4. Most Christian theists would admit that the fact of evil seems to be incompatible with belief in a God who is infinite both in goodness and in power. But they would also claim that the apparent incompatibility disappears once we recognize first, that since God's power and goodness are inconceivable, his purposes are bound to be largely inscrutable and second, that in Christ he has shown that he not only can but also does bring the greatest good out of the greatest evil.

See also Absolute, The; Analogy in Theology; Anaximander; Bruno, Giordano; Carneades; Cosmological Argument for the Existence of God; Eternity; Hegel, Georg Wilhelm Friedrich; Hume, David; Nicholas of Cusa; Plato; Plotinus; Pythagoras and Pythagoreanism; Schelling, Friedrich Wilhelm Joseph von; Spinoza, Benedict (Baruch) de; Taylor, Alfred Edward; Theism.


For literature on Anaximander, see F. M. Cornford, "Anaximander's System," in Principium Sapientiae (Cambridge, U.K.: Cambridge University Press, 1952), pp. 159186. Plato's views in the Philebus are discussed by R. Hackforth in his commentary in Plato's Examination of Pleasure (Cambridge, U.K.: Cambridge University Press, 1945). A. H. Armstrong surveys Plotinus thoroughly in "Plotinus" Doctrine of the Infinite and Christian Thought," in Downside Review (Winter 19541955): 4758. The teaching of Thomas Aquinas on God's infinity (together with associated attributes) is collected by Thomas Gilby in his anthology Philosophical Texts (Oxford: Oxford University Press, 1956). Nicholas of Cusa, De Docta Ignorantia, is translated by G. Heron, with an introduction by D. J. B. Hawkins (New Haven, CT: Yale University Press, 1954). Bruno's theory of infinity can be found in On the Infinite Universe and Worlds, which has been translated by D. W. Singer in Giordano Bruno: His Life and Thought (New York: Schuman, 1950). A lucid summary of Hegel and Schelling (with ample references) is given by Frederick Copleston in A History of Philosophy, Vol. VII (London, 1963). For a discussion of infinity in traditional Christian theism (and the problems that it raises), see A. M. Farrer, Finite and Infinite (London: Dacre Press, 1943), and E. L. Mascall, Existence and Analogy (London: Longmans Green, 1949).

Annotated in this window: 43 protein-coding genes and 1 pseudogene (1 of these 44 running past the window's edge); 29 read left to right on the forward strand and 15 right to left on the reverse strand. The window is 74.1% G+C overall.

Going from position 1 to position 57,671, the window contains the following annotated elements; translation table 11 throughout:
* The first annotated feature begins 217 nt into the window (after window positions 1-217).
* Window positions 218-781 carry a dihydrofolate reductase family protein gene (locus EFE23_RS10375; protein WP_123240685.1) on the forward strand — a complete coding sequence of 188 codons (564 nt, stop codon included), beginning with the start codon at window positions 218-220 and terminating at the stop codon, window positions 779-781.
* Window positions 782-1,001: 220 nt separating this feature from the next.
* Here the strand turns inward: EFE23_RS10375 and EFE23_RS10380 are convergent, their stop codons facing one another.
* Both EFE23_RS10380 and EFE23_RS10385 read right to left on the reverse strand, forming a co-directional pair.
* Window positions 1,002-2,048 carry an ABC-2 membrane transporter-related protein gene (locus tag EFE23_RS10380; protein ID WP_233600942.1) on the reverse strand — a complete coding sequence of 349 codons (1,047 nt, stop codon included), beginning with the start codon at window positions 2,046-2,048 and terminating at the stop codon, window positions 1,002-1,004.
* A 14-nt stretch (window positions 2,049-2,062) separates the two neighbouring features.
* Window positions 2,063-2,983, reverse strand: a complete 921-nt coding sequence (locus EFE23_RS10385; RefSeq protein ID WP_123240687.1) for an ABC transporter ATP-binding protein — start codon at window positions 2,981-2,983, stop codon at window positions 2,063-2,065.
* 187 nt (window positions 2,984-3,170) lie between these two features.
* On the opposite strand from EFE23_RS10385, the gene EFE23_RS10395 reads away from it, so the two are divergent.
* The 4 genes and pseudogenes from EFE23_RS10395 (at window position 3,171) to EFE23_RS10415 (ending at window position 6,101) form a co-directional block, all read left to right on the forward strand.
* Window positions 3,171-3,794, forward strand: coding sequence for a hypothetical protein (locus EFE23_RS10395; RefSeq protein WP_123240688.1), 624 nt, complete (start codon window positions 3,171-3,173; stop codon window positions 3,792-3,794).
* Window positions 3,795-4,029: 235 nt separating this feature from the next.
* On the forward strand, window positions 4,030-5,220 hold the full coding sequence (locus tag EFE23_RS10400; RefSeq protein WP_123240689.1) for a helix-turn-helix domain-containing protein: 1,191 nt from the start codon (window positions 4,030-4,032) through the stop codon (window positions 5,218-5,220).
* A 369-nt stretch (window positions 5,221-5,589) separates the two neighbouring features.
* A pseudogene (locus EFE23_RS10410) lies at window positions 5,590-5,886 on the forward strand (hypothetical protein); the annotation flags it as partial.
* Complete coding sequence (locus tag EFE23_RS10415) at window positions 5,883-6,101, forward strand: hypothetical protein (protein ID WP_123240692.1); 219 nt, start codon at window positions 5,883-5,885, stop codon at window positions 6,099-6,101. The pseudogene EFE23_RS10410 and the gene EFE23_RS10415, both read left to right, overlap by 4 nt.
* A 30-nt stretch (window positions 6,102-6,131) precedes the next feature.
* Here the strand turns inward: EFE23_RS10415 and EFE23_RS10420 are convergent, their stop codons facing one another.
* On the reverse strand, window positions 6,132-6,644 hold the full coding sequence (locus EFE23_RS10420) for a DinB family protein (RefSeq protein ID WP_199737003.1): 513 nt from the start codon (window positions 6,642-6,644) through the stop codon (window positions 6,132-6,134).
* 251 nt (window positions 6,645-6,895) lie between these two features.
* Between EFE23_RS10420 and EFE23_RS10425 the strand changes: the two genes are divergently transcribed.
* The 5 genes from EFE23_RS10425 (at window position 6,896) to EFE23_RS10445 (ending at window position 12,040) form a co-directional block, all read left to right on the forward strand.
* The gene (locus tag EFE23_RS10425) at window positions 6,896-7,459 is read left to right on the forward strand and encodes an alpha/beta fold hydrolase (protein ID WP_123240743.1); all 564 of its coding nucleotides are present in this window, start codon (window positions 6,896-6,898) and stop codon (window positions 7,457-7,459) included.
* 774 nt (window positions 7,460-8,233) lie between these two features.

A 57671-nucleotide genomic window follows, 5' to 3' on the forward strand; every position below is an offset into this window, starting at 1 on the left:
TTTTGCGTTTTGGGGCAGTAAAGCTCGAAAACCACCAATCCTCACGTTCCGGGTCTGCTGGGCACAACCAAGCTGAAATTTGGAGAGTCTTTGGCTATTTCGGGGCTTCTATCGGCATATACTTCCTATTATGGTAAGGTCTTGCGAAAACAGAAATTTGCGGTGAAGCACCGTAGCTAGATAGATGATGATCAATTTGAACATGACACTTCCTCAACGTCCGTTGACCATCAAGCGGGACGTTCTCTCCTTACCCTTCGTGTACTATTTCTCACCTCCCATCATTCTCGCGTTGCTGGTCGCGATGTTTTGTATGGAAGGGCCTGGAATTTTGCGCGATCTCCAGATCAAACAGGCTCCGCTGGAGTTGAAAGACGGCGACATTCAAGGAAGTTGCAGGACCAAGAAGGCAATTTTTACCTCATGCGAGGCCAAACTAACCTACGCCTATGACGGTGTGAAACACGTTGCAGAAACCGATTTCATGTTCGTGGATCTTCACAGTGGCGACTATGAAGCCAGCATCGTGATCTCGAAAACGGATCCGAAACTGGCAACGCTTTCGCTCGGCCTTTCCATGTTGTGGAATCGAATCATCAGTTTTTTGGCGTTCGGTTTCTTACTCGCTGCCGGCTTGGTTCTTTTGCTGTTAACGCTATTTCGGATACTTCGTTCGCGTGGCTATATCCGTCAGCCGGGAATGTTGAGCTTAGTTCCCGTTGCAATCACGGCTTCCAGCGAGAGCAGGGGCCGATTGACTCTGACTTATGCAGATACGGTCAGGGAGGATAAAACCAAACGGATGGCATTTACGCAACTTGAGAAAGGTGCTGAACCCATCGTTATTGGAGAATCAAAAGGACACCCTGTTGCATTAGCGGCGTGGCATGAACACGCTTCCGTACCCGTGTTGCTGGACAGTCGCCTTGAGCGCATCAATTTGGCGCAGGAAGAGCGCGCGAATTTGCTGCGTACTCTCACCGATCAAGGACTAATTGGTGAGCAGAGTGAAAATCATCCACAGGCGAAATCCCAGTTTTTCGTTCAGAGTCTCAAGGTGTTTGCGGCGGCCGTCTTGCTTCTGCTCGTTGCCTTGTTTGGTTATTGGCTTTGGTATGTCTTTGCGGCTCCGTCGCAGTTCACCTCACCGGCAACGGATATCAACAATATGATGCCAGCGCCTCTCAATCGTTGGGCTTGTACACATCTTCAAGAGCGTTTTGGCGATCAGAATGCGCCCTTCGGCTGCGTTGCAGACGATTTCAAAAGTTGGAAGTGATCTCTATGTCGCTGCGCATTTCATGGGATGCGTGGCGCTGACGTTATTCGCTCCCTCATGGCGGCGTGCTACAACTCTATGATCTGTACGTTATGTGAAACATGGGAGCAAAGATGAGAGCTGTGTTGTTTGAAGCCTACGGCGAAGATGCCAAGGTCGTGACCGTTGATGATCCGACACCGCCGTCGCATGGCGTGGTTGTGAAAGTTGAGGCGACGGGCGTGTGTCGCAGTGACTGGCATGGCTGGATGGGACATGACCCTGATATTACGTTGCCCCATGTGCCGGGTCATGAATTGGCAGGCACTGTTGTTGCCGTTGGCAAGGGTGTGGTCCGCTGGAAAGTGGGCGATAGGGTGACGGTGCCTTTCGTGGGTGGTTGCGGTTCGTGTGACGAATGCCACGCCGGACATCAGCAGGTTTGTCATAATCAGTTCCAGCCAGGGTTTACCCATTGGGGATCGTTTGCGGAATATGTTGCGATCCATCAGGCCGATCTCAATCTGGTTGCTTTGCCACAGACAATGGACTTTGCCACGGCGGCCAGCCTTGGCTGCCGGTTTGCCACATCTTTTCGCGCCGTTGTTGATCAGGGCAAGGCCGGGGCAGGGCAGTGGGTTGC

Adams, Robert. Finite and Infinite Goods: A Framework for Ethics. Oxford: Oxford University Press, 1999.

Benardete, José. Infinity: An Essay in Metaphysics. Oxford: Oxford University Press, 1964.

Bolzano, Bernard. Paradoxes of the Infinite. Translated by F. Prihonsky. London: Routledge and Kegan Paul, 1950.

Duhem, Pierre. Medieval Cosmology: Theories of Infinity, Place, Time, Void, and the Plurality of Worlds. Chicago: University of Chicago Press, 1985.

Ganssle, Gregory, and David Woodruff, eds. God and Time: Essays on the Divine Nature. Oxford: Oxford University Press, 2001.

Kretzmann, Norman, ed. Infinity and Continuity in Ancient and Medieval Thought. Ithaca, NY: Cornell University Press, 1982.

Le Poidevin, Robin, ed. Questions of Time and Tense. Oxford: Clarendon Press, 1998.

Moore, A.W. The Infinite. London: Routledge, 1990.

Moore, A.W., ed. Infinity. Aldershot, U.K.: Dartmouth, 1993.

Sweeney, Leo. Divine Infinity in Greek and Medieval Thought. New York: Peter Lang, 1992.

H. P. Owen (1967)

Bibliography updated by Christian B. Miller (2005)